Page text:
TurandotGiacomo Puccini - Turandot

Arena di Verona 2010 | Giuliano Carella, Franco Zeffirelli, Maria Guleghina, Carlo Bosi, Luiz-Ottavio Faria, Salvatore Licitra, Tamar Iveri, Leonardo Lòpez Linares, Gianluca Bocchino, Saverio Fiore, Giuliano Pelizon, Angel Harkatz Kaufman | BelAir Classiques

It’s not as if there is a gap in the market for yet another performance of Turandot, with there being a few versions already out on Blu-ray, and even one that uses the same Franco Zeffirelli production recorded here at the Arena di Verona in 2010. Taking advantage perhaps of Decca’s recall of their Zeffirelli production of Turandot at the Metropolitan Opera in New York due to a fault with the English subtitles, BelAir’s release is a timely one that comes out in the gap before the Met reissue. There’s certainly room in anyone’s collection for another version of Puccini’s final masterpiece, but perhaps not yet another one of this production.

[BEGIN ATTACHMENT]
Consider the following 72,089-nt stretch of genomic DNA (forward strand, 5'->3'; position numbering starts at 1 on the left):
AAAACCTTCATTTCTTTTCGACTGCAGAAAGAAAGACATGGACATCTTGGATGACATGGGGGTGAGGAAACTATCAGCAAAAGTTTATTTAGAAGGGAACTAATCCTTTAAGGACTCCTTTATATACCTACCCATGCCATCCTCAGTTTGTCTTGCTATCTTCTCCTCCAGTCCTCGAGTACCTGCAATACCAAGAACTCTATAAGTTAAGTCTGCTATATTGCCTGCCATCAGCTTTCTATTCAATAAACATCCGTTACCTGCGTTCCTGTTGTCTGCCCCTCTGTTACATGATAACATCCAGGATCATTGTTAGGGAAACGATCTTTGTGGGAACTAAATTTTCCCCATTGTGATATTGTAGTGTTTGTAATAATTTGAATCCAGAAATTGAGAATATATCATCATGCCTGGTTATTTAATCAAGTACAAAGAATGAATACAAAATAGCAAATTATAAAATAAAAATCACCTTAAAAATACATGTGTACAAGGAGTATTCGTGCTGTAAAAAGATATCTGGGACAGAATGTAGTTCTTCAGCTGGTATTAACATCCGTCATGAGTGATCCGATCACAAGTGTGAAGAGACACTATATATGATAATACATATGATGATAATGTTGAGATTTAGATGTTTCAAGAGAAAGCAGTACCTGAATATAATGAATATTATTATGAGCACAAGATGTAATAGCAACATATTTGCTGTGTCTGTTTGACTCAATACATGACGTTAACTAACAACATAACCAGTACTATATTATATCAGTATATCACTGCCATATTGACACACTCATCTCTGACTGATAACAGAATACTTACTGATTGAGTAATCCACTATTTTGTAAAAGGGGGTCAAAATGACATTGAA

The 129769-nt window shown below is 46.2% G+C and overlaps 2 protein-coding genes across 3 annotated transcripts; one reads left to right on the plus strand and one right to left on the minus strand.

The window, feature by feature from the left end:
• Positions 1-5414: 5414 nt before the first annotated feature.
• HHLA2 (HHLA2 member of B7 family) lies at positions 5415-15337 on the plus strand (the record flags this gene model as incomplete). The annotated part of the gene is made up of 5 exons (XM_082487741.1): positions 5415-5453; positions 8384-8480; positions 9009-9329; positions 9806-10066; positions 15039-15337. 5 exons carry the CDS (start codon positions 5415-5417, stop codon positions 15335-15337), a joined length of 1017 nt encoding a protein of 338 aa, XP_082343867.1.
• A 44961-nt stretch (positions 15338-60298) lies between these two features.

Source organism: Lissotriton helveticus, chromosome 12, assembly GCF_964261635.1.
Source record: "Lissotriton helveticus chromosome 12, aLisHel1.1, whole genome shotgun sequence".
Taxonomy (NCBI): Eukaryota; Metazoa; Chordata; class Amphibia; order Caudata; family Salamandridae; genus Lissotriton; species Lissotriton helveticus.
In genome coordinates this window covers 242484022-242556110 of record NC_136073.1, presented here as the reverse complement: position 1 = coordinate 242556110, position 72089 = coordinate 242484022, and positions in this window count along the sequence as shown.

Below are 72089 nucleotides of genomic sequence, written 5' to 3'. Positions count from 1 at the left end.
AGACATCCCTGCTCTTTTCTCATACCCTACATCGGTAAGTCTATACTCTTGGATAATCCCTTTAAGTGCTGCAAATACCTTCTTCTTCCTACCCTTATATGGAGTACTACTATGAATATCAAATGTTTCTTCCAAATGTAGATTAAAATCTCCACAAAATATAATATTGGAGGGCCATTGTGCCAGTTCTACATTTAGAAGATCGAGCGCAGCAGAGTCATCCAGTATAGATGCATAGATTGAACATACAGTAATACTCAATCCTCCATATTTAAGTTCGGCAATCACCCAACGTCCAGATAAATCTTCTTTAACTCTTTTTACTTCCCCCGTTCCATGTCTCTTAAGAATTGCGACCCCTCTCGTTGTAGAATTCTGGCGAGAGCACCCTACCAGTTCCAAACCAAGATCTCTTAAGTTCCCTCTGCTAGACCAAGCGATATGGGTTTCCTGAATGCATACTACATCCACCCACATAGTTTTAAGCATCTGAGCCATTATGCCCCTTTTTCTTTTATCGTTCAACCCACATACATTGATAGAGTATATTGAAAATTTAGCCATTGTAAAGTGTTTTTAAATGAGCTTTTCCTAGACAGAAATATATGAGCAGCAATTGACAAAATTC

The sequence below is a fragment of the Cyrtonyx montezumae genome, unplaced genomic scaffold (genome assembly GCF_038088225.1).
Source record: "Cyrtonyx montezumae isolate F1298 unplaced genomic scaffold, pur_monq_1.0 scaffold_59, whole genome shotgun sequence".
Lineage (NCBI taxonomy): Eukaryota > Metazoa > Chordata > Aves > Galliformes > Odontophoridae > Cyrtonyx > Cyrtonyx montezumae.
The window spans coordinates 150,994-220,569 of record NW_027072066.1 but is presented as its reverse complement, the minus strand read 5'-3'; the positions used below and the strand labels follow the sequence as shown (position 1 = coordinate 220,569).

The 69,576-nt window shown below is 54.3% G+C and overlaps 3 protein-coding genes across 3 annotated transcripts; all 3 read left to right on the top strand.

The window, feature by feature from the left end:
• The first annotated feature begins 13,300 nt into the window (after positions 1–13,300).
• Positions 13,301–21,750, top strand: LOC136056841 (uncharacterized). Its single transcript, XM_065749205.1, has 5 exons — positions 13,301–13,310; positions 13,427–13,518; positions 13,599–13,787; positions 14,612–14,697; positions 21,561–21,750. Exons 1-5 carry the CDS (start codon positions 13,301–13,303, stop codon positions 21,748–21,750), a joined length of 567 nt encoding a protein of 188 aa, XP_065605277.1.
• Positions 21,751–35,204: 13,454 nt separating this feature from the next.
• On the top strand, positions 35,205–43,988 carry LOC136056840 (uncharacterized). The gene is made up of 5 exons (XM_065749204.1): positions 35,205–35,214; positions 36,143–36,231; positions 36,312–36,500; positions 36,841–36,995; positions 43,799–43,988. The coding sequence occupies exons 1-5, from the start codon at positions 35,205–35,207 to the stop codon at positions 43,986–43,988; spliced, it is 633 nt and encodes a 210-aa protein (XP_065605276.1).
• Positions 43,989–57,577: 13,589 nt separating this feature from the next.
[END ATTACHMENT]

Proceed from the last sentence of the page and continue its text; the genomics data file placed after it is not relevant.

Recorded at the huge stage in the Roman arena at Verona at least gives Zeffirelli quite a bit more scope and an impressive location for the sumptuous sets for this fairy-tale opera. The Met production isn’t exactly understated, but here at Verona, the director can at least double the number of supernumeraries, have room for acrobatics and Chinese parade dragons, but bigger doesn’t necessarily mean better (although try telling Franco Zeffirelli that!). Attempting to fill the stage with people could be seen as making things a little more cluttered, but – provided you don’t have an aversion to Zeffirelli glittery gold extravagance – it does at least give sets like the Royal Palace an appropriate sense of grandeur.